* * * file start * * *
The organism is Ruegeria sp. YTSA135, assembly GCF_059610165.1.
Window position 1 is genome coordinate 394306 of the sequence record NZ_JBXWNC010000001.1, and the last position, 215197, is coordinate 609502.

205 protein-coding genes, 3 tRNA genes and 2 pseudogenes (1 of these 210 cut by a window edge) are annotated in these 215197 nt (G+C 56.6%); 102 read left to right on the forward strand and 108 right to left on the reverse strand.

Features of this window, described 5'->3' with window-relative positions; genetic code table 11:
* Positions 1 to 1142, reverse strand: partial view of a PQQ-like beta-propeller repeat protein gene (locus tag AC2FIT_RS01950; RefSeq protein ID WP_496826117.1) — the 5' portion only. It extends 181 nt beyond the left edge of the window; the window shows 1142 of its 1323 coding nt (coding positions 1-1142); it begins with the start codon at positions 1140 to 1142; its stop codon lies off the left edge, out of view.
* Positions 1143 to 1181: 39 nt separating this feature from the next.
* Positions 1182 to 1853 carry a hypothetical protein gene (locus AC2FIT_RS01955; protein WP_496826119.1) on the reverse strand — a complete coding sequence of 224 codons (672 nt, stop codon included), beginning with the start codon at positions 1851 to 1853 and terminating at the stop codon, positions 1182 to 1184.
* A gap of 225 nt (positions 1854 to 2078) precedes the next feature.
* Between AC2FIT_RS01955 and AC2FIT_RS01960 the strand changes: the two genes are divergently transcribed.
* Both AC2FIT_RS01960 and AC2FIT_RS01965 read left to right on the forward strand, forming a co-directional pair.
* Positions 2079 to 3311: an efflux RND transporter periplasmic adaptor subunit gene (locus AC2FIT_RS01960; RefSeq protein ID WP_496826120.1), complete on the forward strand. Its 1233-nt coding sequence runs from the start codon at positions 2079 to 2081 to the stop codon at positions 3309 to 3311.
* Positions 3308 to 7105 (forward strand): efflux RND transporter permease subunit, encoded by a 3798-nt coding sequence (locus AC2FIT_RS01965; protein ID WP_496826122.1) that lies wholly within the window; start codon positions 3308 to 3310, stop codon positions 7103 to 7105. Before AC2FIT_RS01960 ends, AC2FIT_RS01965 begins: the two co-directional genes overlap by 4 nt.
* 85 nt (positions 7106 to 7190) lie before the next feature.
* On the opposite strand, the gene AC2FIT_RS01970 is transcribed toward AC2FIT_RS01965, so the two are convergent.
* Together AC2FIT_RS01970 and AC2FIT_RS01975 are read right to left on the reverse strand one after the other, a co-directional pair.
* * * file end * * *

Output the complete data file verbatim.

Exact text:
The organism is Ruegeria sp. YTSA135, assembly GCF_059610165.1.
Window position 1 is genome coordinate 394306 of the sequence record NZ_JBXWNC010000001.1, and the last position, 215197, is coordinate 609502.

205 protein-coding genes, 3 tRNA genes and 2 pseudogenes (1 of these 210 cut by a window edge) are annotated in these 215197 nt (G+C 56.6%); 102 read left to right on the forward strand and 108 right to left on the reverse strand.

Features of this window, described 5'->3' with window-relative positions; genetic code table 11:
* Positions 1 to 1142, reverse strand: partial view of a PQQ-like beta-propeller repeat protein gene (locus tag AC2FIT_RS01950; RefSeq protein ID WP_496826117.1) — the 5' portion only. It extends 181 nt beyond the left edge of the window; the window shows 1142 of its 1323 coding nt (coding positions 1-1142); it begins with the start codon at positions 1140 to 1142; its stop codon lies off the left edge, out of view.
* Positions 1143 to 1181: 39 nt separating this feature from the next.
* Positions 1182 to 1853 carry a hypothetical protein gene (locus AC2FIT_RS01955; protein WP_496826119.1) on the reverse strand — a complete coding sequence of 224 codons (672 nt, stop codon included), beginning with the start codon at positions 1851 to 1853 and terminating at the stop codon, positions 1182 to 1184.
* A gap of 225 nt (positions 1854 to 2078) precedes the next feature.
* Between AC2FIT_RS01955 and AC2FIT_RS01960 the strand changes: the two genes are divergently transcribed.
* Both AC2FIT_RS01960 and AC2FIT_RS01965 read left to right on the forward strand, forming a co-directional pair.
* Positions 2079 to 3311: an efflux RND transporter periplasmic adaptor subunit gene (locus AC2FIT_RS01960; RefSeq protein ID WP_496826120.1), complete on the forward strand. Its 1233-nt coding sequence runs from the start codon at positions 2079 to 2081 to the stop codon at positions 3309 to 3311.
* Positions 3308 to 7105 (forward strand): efflux RND transporter permease subunit, encoded by a 3798-nt coding sequence (locus AC2FIT_RS01965; protein ID WP_496826122.1) that lies wholly within the window; start codon positions 3308 to 3310, stop codon positions 7103 to 7105. Before AC2FIT_RS01960 ends, AC2FIT_RS01965 begins: the two co-directional genes overlap by 4 nt.
* 85 nt (positions 7106 to 7190) lie before the next feature.
* On the opposite strand, the gene AC2FIT_RS01970 is transcribed toward AC2FIT_RS01965, so the two are convergent.
* Together AC2FIT_RS01970 and AC2FIT_RS01975 are read right to left on the reverse strand one after the other, a co-directional pair.